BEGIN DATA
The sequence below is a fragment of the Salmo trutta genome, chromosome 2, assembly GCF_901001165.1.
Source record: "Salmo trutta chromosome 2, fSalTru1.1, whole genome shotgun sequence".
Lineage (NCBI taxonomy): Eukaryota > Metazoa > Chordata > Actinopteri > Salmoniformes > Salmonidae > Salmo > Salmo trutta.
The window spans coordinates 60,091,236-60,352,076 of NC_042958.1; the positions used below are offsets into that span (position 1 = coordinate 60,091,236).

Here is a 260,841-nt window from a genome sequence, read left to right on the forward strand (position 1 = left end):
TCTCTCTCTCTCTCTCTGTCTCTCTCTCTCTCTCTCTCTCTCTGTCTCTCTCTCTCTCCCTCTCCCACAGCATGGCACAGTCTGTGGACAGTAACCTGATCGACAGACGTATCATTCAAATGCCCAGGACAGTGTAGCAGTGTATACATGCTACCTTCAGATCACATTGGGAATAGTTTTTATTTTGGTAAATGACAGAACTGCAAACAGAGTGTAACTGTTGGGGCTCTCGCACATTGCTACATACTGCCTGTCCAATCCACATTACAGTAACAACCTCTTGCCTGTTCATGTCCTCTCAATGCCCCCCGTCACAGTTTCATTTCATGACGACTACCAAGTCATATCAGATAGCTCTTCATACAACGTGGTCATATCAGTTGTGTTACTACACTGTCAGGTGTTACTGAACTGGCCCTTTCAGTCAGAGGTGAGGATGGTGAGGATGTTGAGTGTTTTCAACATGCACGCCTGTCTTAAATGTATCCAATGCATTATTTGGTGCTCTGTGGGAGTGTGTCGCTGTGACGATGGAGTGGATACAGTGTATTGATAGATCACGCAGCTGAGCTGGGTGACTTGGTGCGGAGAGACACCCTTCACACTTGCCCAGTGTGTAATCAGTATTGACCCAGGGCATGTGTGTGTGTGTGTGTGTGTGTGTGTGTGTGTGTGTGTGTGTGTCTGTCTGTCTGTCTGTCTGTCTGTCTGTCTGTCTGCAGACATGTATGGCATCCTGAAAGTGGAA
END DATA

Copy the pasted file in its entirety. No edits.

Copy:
The sequence below is a fragment of the Salmo trutta genome, chromosome 2, assembly GCF_901001165.1.
Source record: "Salmo trutta chromosome 2, fSalTru1.1, whole genome shotgun sequence".
Lineage (NCBI taxonomy): Eukaryota > Metazoa > Chordata > Actinopteri > Salmoniformes > Salmonidae > Salmo > Salmo trutta.
The window spans coordinates 60,091,236-60,352,076 of NC_042958.1; the positions used below are offsets into that span (position 1 = coordinate 60,091,236).

Here is a 260,841-nt window from a genome sequence, read left to right on the forward strand (position 1 = left end):
TCTCTCTCTCTCTCTCTGTCTCTCTCTCTCTCTCTCTCTCTCTGTCTCTCTCTCTCTCCCTCTCCCACAGCATGGCACAGTCTGTGGACAGTAACCTGATCGACAGACGTATCATTCAAATGCCCAGGACAGTGTAGCAGTGTATACATGCTACCTTCAGATCACATTGGGAATAGTTTTTATTTTGGTAAATGACAGAACTGCAAACAGAGTGTAACTGTTGGGGCTCTCGCACATTGCTACATACTGCCTGTCCAATCCACATTACAGTAACAACCTCTTGCCTGTTCATGTCCTCTCAATGCCCCCCGTCACAGTTTCATTTCATGACGACTACCAAGTCATATCAGATAGCTCTTCATACAACGTGGTCATATCAGTTGTGTTACTACACTGTCAGGTGTTACTGAACTGGCCCTTTCAGTCAGAGGTGAGGATGGTGAGGATGTTGAGTGTTTTCAACATGCACGCCTGTCTTAAATGTATCCAATGCATTATTTGGTGCTCTGTGGGAGTGTGTCGCTGTGACGATGGAGTGGATACAGTGTATTGATAGATCACGCAGCTGAGCTGGGTGACTTGGTGCGGAGAGACACCCTTCACACTTGCCCAGTGTGTAATCAGTATTGACCCAGGGCATGTGTGTGTGTGTGTGTGTGTGTGTGTGTGTGTGTGTGTGTGTGTCTGTCTGTCTGTCTGTCTGTCTGTCTGTCTGTCTGCAGACATGTATGGCATCCTGAAAGTGGAA